הֲוָה שְׁלִיפָא מְסָאנָא אֲמַרָה אִיפּוֹק וְאֶחְזֵי אִי מַשְׁכַּחְנָא מִידֵּי לְמֵיכַל אִיתִיב לַהּ פַּרְתָּא בְּכַרְעַאּ וּמִתָה She had just removed her shoes, but she said: I will go out myself and see if I can find something to eat. She stepped on some dung, which stuck to her foot, and, overcome by disgust, she died.
קָרֵי עֲלַהּ רַבָּן יוֹחָנָן בֶּן זַכַּאי הָרַכָּה בְךָ וְהָעֲנוּגָּה אֲשֶׁר לֹא נִסְּתָה כַף רַגְלָהּ אִיכָּא דְּאָמְרִי גְּרוֹגֶרֶת דְּרַבִּי צָדוֹק אֲכַלָה וְאִיתְּנִיסָא וּמִתָה דְּרַבִּי צָדוֹק יְתֵיב אַרְבְּעִין שְׁנִין בְּתַעֲנִיתָא דְּלָא לֵיחָרֵב יְרוּשָׁלַיִם כִּי הֲוָה אָכֵיל מִידֵּי הֲוָה מִיתְחֲזֵי מֵאַבָּרַאי וְכִי הֲוָה בָּרֵיא מַיְיתִי לֵיהּ גְּרוֹגְרוֹת מָיֵיץ מַיַּיְהוּ וְשָׁדֵי לְהוּ Rabban Yoḥanan ben Zakkai read concerning her a verse found in the section of the Torah listing the curses that will befall Israel: “The tender and delicate woman among you who would not adventure to set the sole of her foot upon the ground” (Deuteronomy 28:56). There are those who say that she did not step on dung, but rather she ate a fig of Rabbi Tzadok, and became disgusted and died. What are these figs? Rabbi Tzadok observed fasts for forty years, praying that Jerusalem would not be destroyed. He became so emaciated from fasting that when he would eat something it was visible from the outside of his body. And when he would eat after a fast they would bring him figs and he would suck out their liquid and cast the rest away. It was one such fig that Marta bat Baitos found and that caused her death.
כִּי הֲוָה קָא נִיחָא נַפְשַׁהּ אַפִּיקְתֵּהּ לְכֹל דַּהֲבַהּ וְכַסְפַּהּ שְׁדֵיתֵיהּ בְּשׁוּקָא אֲמַרָה הַאי לְמַאי מִיבְּעֵי לִי וְהַיְינוּ דִּכְתִיב כַּסְפָּם בְּחוּצוֹת יַשְׁלִיכוּ It is further related that as she was dying, she took out all of her gold and silver and threw it in the marketplace. She said: Why do I need this? And this is as it is written: “They shall cast their silver in the streets and their gold shall be as an impure thing; their silver and their gold shall not be able to deliver them in the day of the wrath of the Lord; they shall not satisfy their souls, neither fill their bowels” (Ezekiel 7:19).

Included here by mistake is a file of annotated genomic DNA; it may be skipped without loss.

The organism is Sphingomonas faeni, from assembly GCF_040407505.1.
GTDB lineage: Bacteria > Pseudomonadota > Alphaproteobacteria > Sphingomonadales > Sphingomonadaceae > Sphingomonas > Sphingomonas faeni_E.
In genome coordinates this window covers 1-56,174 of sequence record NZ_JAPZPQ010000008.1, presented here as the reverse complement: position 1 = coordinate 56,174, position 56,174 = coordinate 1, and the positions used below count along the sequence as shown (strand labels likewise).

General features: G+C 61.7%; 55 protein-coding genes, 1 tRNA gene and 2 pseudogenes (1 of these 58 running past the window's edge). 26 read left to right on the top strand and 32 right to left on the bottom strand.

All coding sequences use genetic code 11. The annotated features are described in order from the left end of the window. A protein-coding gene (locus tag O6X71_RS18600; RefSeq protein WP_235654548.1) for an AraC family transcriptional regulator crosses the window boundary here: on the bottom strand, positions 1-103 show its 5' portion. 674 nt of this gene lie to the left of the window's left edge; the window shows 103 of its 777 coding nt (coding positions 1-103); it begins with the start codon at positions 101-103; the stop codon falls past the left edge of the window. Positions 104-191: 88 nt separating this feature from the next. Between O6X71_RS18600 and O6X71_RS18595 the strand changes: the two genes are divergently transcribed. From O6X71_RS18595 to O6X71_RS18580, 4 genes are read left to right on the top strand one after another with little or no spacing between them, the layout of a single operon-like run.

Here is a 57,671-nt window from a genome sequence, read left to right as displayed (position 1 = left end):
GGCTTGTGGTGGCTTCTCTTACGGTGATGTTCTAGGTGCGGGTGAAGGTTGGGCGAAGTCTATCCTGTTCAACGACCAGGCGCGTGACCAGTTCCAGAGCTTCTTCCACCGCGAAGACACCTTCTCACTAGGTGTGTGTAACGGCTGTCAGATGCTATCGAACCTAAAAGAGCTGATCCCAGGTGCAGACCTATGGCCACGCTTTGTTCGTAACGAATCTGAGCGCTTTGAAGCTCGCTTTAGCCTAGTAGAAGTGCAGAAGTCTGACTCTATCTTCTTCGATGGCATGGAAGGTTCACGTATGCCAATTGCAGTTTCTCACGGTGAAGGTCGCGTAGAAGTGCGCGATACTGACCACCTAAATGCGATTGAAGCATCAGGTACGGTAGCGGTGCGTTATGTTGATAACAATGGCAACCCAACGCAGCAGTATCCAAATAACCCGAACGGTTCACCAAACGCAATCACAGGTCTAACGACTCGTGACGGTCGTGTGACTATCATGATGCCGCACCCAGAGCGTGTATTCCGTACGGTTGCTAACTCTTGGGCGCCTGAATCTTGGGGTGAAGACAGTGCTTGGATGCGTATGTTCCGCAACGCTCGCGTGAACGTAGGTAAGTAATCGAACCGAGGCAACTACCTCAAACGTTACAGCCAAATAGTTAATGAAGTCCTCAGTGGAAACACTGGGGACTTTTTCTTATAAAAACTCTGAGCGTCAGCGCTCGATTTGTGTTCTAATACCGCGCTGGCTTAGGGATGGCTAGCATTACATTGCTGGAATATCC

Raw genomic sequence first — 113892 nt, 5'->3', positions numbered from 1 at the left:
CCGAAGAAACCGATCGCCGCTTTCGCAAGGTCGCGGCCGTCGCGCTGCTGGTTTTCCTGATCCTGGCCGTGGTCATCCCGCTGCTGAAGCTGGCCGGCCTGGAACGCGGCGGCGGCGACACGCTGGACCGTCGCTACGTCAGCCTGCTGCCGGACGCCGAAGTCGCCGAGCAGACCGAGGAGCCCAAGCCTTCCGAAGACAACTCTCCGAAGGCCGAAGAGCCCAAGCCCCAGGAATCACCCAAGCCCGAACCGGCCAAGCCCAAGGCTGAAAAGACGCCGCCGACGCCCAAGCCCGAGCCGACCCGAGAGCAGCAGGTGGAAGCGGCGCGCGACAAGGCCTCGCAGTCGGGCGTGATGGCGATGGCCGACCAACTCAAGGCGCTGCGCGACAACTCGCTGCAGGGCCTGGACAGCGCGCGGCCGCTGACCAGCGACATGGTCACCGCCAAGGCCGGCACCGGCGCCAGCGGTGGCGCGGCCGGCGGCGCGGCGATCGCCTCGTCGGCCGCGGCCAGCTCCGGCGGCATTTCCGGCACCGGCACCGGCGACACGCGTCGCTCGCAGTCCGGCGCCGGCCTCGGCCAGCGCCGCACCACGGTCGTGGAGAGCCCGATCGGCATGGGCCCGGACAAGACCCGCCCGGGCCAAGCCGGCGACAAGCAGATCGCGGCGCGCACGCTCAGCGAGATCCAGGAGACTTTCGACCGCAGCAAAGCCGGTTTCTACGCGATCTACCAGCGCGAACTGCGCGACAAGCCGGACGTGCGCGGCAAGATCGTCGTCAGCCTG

אַבָּא סִקְרָא רֵישׁ בִּרְיוֹנֵי דִּירוּשָׁלַיִם בַּר אֲחָתֵיהּ דְּרַבָּן יוֹחָנָן בֶּן זַכַּאי הֲוָה שְׁלַח לֵיהּ תָּא בְּצִינְעָא לְגַבַּאי אֲתָא אֲמַר לֵיהּ עַד אֵימַת עָבְדִיתוּ הָכִי וְקָטְלִיתוּ לֵיהּ לְעָלְמָא בְּכַפְנָא אֲמַר לֵיהּ מַאי אֶיעֱבֵיד דְּאִי אָמֵינָא לְהוּ מִידֵּי קָטְלוּ לִי אֲמַר לֵיהּ חֲזִי לִי תַּקַּנְתָּא לְדִידִי דְּאֶיפּוֹק אֶפְשָׁר דְּהָוֵי הַצָּלָה פּוּרְתָּא § The Gemara relates: Abba Sikkara was the leader of the zealots [biryonei] of Jerusalem and the son of the sister of Rabban Yoḥanan ben Zakkai. Rabban Yoḥanan ben Zakkai sent a message to him: Come to me in secret. He came, and Rabban Yoḥanan ben Zakkai said to him: Until when will you do this and kill everyone through starvation? Abba Sikkara said to him: What can I do, for if I say something to them they will kill me. Rabban Yoḥanan ben Zakkai said to him: Show me a method so that I will be able to leave the city, and it is possible that through this there will be some small salvation.